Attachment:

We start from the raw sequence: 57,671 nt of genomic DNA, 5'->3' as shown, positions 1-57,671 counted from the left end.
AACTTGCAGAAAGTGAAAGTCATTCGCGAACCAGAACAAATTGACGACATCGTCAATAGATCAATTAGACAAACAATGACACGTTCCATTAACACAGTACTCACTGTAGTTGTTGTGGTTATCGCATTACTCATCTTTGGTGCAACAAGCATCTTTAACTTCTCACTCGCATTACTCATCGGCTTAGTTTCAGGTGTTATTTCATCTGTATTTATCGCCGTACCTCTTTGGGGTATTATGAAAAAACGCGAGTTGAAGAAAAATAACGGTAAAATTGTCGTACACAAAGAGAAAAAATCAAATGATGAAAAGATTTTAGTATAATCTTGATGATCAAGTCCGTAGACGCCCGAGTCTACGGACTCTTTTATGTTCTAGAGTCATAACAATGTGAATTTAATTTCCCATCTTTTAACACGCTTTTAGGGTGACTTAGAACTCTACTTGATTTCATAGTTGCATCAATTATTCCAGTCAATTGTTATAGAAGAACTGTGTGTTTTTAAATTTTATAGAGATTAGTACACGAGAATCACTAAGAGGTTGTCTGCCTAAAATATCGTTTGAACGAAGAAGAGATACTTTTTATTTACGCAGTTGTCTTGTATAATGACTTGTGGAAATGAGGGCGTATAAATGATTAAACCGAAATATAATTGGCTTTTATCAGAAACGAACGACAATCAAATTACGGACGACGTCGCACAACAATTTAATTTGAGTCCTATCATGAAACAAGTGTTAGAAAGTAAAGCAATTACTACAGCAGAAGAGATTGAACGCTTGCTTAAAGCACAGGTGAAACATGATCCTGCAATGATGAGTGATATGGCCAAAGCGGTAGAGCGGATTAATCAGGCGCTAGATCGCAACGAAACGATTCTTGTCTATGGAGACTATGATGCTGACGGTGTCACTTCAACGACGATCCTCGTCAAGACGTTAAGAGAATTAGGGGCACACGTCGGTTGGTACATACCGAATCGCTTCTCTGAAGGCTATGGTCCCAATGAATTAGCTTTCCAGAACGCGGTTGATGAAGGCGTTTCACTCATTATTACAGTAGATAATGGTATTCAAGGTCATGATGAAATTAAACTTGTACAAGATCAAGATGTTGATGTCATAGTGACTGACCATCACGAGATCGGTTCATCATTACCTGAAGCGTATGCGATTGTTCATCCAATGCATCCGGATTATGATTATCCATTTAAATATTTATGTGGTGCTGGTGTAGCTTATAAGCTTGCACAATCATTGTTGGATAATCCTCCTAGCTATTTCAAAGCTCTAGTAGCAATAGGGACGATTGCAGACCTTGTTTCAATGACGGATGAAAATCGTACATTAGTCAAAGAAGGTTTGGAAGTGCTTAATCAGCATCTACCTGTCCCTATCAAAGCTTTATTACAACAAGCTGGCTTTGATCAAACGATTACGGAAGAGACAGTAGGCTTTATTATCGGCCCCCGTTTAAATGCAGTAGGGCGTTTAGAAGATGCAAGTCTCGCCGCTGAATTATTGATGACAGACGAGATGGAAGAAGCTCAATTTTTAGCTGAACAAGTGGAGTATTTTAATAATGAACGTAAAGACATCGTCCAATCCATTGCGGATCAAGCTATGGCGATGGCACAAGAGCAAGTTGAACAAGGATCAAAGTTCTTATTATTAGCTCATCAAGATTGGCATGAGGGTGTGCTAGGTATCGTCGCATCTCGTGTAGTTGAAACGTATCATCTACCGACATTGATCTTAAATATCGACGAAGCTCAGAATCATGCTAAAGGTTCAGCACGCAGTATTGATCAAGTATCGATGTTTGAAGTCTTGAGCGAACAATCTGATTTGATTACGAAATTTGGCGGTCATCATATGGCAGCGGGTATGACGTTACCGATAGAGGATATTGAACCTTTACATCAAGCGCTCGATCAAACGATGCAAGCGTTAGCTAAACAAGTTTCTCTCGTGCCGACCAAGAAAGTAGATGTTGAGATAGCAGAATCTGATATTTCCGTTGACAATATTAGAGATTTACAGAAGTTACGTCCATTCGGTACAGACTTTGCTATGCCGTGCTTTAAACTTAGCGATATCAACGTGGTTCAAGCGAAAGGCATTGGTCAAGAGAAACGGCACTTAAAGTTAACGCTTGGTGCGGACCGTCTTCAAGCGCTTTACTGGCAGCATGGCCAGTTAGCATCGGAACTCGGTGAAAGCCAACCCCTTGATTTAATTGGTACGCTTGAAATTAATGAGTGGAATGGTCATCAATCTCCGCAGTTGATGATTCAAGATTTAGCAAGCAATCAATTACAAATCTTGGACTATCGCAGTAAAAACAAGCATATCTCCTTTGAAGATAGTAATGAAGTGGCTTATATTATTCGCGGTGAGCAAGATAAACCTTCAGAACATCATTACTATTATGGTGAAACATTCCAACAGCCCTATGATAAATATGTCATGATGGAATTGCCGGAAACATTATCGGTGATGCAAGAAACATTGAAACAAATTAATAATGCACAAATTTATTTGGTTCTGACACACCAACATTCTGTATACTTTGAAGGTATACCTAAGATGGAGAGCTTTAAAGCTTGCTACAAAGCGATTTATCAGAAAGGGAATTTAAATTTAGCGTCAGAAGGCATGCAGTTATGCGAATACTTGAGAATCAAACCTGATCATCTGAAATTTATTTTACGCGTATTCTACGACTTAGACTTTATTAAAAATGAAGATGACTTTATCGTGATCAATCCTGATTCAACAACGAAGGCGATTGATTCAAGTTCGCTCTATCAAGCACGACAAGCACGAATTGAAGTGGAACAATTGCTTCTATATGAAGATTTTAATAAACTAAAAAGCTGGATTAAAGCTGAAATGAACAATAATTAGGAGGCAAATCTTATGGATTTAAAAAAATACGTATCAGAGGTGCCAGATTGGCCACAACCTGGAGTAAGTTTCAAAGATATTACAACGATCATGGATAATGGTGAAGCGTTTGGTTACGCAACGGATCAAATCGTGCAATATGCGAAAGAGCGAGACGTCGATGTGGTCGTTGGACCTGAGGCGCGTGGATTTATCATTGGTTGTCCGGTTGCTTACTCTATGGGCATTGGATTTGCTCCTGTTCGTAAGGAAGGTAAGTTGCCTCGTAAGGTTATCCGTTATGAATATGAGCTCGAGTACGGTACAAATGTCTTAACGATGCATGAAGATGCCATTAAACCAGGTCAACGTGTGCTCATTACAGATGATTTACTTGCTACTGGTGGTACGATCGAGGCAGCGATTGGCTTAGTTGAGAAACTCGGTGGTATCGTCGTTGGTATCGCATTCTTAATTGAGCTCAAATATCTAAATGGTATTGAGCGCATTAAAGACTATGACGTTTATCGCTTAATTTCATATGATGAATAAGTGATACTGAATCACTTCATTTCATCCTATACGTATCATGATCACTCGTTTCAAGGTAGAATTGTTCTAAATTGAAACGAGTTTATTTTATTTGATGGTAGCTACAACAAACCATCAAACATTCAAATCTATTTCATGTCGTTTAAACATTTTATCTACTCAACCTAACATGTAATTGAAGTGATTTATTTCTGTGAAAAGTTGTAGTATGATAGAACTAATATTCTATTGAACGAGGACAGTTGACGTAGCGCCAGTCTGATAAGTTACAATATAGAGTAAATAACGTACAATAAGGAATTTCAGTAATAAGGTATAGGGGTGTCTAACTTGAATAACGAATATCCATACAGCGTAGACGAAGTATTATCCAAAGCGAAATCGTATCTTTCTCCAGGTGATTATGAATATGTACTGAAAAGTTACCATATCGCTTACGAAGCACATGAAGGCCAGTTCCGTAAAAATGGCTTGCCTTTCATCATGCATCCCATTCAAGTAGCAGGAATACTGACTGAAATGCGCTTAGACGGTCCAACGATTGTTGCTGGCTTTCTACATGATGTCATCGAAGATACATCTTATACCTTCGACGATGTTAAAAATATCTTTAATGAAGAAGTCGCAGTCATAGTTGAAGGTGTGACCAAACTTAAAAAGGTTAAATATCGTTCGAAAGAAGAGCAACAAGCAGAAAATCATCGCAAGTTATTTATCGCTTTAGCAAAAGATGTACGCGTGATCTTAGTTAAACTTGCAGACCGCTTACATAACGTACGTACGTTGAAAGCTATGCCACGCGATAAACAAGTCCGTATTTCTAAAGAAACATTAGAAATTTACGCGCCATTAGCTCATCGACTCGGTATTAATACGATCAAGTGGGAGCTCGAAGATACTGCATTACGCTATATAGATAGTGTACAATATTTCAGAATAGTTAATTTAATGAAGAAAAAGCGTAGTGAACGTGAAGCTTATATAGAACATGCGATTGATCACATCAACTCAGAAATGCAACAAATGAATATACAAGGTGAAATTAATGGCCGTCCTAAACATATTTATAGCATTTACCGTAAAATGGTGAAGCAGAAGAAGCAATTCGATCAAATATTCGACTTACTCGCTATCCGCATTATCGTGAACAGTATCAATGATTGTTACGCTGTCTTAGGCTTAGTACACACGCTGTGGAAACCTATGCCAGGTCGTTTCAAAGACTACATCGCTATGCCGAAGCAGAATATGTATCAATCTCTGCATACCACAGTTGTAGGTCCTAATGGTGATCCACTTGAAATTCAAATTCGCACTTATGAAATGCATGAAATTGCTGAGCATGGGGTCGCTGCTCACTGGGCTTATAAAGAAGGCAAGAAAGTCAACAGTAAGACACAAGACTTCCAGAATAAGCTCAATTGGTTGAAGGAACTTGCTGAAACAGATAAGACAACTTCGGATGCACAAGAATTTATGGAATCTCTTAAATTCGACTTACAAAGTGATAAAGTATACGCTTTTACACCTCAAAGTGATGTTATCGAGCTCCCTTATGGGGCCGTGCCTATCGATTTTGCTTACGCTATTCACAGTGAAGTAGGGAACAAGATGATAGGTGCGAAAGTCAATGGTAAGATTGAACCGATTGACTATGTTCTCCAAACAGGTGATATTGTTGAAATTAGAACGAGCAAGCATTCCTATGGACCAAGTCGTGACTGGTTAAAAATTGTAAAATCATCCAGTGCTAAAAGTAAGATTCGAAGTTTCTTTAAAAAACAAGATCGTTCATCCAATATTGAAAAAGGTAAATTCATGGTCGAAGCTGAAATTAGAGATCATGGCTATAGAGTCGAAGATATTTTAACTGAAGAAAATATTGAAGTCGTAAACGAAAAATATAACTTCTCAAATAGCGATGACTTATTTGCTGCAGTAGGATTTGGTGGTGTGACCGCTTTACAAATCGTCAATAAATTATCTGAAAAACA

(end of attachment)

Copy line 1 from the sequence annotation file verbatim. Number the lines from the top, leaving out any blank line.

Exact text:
We start from the raw sequence: 57,671 nt of genomic DNA, 5'->3' as shown, positions 1-57,671 counted from the left end.